It is where places like the Net Express cyber cafe thrive. until 7 a.m., so the cyber thieves can work in peace without fear of armed intruders.The atmosphere of silent concentration inside the cafe is absolute, strangely reminiscent of a university library before exams. In this sanctum, Samuel says, he extracted thousands of American e-mail addresses, sent off thousands of fraudulent letters, and waited for replies.He thinks disclosure of his surname could endanger his safety.
They rationalize the crime by telling themselves there are no real victims: Maghas are avaricious and complicit.
To them, the scams, called 419 after the Nigerian statute against fraud, are a game.
Their anthem, "I Go Chop Your Dollars," hugely popular in Lagos, hit the airwaves a few months ago as a CD penned by an artist called Osofia: "419 is just a game, you are the losers, we are the winners.
White people are greedy, I can say they are greedy White men, I will eat your dollars, will take your money and disappear.
ONLINE: Nigerians use computers in an Internet cafe in Lagos.
Scams known as 419 for the statute outlawing them promise the victims riches and romance.
When you get a reply, its 70% sure that youll get the money, a former scammer says.
(Sunday Alamba / AP) FESTAC, Nigeria — As patient as fishermen, the young men toil day and night, trawling for replies to the e-mails they shoot to strangers half a world away. But the few who actually reply make this a tempting and lucrative business for the boys of Festac, a neighborhood of Lagos at the center of the cyber-scam universe.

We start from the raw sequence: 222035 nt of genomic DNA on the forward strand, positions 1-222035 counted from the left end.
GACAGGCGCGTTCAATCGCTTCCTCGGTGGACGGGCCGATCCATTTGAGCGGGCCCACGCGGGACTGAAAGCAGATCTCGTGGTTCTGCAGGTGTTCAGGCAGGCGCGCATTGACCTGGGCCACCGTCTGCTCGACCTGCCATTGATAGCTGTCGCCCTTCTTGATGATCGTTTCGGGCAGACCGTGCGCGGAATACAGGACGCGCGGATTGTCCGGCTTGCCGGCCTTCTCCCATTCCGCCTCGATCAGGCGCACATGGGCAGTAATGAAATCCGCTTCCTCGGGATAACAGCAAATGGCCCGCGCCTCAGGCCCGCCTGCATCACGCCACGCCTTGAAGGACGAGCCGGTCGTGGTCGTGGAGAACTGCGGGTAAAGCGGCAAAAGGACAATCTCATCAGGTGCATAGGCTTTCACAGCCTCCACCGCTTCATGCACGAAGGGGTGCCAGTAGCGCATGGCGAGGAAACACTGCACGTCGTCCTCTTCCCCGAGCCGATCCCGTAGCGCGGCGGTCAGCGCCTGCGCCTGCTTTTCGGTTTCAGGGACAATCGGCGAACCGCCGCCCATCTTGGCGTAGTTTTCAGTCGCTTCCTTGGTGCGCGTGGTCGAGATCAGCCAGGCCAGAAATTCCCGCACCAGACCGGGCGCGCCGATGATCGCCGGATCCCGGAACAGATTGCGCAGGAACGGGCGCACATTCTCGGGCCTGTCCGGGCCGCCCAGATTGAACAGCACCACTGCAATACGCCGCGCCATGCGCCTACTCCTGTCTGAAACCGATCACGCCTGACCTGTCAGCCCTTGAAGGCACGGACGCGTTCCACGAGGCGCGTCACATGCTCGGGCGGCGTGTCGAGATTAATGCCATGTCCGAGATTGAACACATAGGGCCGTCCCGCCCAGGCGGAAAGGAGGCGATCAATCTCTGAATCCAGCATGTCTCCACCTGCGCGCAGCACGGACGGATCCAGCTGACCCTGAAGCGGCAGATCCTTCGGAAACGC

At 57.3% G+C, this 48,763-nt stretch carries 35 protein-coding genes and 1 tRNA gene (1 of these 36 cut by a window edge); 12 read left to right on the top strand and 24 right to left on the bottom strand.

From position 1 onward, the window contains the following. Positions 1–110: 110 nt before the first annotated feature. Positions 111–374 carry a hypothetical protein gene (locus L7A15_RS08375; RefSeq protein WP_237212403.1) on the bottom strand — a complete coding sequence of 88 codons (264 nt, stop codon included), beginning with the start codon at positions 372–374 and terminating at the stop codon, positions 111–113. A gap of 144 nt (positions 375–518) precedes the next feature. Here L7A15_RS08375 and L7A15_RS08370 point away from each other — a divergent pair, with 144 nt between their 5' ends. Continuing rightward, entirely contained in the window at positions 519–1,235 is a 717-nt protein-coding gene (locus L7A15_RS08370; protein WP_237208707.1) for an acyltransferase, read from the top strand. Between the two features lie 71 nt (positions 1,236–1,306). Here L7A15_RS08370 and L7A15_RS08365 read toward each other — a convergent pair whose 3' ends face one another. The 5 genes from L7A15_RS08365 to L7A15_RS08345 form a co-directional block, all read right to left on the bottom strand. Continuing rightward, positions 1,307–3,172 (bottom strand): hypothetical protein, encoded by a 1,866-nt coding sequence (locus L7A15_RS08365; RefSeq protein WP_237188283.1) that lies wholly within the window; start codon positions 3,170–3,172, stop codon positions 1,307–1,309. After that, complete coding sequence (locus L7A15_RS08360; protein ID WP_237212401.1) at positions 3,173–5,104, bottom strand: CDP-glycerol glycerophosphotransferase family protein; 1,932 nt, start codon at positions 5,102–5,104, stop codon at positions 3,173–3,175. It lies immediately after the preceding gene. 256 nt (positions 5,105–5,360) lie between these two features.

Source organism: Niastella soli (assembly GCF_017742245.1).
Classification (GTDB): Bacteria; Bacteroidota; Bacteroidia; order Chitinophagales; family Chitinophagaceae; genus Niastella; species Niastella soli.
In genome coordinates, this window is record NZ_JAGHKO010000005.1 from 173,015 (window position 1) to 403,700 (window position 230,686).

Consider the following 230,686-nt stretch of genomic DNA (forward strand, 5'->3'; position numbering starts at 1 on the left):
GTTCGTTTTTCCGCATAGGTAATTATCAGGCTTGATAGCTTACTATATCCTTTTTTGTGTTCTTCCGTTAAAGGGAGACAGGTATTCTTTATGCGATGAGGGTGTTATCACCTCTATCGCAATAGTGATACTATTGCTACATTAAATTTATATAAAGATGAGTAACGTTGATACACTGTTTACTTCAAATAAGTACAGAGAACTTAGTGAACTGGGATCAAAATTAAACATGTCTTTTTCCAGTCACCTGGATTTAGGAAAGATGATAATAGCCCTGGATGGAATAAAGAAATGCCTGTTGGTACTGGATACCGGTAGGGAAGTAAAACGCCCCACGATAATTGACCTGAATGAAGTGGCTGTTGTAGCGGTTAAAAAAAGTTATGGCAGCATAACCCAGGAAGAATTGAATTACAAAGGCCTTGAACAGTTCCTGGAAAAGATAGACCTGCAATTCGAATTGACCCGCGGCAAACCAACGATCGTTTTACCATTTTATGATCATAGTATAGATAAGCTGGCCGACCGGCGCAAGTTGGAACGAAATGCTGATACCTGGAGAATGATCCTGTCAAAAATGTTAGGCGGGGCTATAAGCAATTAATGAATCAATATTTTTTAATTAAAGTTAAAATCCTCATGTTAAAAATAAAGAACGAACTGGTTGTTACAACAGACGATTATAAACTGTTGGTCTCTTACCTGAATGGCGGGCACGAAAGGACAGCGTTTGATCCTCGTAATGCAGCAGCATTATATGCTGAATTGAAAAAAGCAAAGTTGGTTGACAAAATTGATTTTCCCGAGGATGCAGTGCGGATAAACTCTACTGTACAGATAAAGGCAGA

Most recipients hit delete, delete, delete, delete without ever opening the messages that urge them to claim the untold riches of a long-lost deceased second cousin, and the messages that offer millions of dollars to help smuggle loot stolen by a corrupt Nigerian official into a U. The targets are called maghas — scammer slang from a Yoruba word meaning fool, and refers to gullible white people.
Samuel is 19, handsome, bright, well-dressed and ambitious. Until he quit the game last year, he was one of Festac's best-known cyber-scam champions.
Like nearly everyone here, he is desperate to escape the run-down, teeming streets, the grimy buildings, the broken refrigerators stacked outside, the strings of wet washing.